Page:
To the libertarian, in a certain sense, it is not the ends of man's actions that count but only the means used in serving those ends. To each of the ideologues he says: "You may be right and you may keep on trying to convince me and others that you are right, but the only means you may use are those of persuasion. You may not impose your vision by force on anyone. This means not only that you are not to stone the prostitute or the hippie or the college dean or the Jew or the businessman or even the policeman; it means as well, and most importantly, that you are not to get the policeman or the sheriff to do your stoning for you."
In saying this, the libertarian is not necessarily declaring himself to be agnostic in his attitude toward any and all ideologies. He may in fact have some clear preferences as among ideologies. At the same time, men who feel deeply about something are rarely tolerant with respect to that something. I, Ben Rogge, do not use marijuana nor do I approve of its use, but I am afraid that if I support laws against its use, some fool will insist as well on denying me my noble and useful gin and tonic. I believe that the typical Episcopal Church is somewhat higher on the scale of civilization than the snake-handling cults of West Virginia. Frankly I wouldn't touch even a consecrated reptile with a ten-foot pole, or even a nine-iron, but as far as the Anglican Church is concerned, I am still an anti-anti-disestablishmentarian, if you know what I mean.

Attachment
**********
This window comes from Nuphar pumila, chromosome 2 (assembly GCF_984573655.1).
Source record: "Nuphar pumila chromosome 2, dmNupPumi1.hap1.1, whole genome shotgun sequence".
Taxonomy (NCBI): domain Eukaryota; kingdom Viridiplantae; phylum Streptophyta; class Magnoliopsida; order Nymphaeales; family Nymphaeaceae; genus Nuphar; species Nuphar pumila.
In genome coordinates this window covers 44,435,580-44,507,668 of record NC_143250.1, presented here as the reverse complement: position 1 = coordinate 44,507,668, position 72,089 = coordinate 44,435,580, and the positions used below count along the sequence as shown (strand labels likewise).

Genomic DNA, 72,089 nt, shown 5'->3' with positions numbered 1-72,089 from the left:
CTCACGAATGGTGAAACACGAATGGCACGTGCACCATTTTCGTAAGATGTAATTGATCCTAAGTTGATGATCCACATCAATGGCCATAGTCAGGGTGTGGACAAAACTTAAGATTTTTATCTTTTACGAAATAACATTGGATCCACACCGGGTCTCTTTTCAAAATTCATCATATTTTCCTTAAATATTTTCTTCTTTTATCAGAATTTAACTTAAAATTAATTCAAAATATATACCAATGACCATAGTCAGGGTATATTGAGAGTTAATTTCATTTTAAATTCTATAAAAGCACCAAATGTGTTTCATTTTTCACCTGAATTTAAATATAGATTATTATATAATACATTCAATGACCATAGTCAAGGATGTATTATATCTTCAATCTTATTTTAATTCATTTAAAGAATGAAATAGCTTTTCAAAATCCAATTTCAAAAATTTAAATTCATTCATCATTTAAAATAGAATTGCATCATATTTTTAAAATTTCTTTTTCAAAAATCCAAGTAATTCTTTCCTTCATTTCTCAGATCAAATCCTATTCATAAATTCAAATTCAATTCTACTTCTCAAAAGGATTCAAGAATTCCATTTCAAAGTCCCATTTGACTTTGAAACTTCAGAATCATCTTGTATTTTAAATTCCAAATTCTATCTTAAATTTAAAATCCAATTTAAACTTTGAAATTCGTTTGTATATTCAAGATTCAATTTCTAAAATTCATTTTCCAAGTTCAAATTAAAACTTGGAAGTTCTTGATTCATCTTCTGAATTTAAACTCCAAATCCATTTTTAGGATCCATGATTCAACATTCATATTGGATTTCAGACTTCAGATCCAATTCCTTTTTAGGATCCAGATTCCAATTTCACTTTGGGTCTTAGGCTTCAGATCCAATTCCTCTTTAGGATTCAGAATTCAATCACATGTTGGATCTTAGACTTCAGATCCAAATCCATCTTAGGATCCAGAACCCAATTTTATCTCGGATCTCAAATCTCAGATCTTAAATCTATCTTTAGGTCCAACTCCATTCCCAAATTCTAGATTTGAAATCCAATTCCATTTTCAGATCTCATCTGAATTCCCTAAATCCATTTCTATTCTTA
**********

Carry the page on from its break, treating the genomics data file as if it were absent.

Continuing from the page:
Well, so what? How does all this set the libertarian apart (whether for better or for worse) from all others? Let us take first the traditionalist or conservative, with whom the libertarian is often linked, largely erroneously. True, together they sing the chorus of damn the unions, damn the minimum wage laws, and damn the progressive income tax. But when the libertarian starts a chorus of damn the Sunday blue laws, he ends up singing a solo.
Let me be careful about this. What I am asking for is precisely what men like Albert Jay Nock have asked for in the past—that the society be distinguished from the state and that the society not be absorbed by the state. Society, with its full network of restraints on individual conduct, based on custom, tradition, religion, personal morality, a sense of style, and with all of its indeed powerful sanctions, is what makes the civilized life possible and meaningful. I am not proposing an anarchic society; on the contrary I am essentially a conservative on most questions of social organization and social process. I do believe in continuity, in the important role of tradition and custom, in standards for personal conduct, in the great importance of the elites (imperfect though they may be).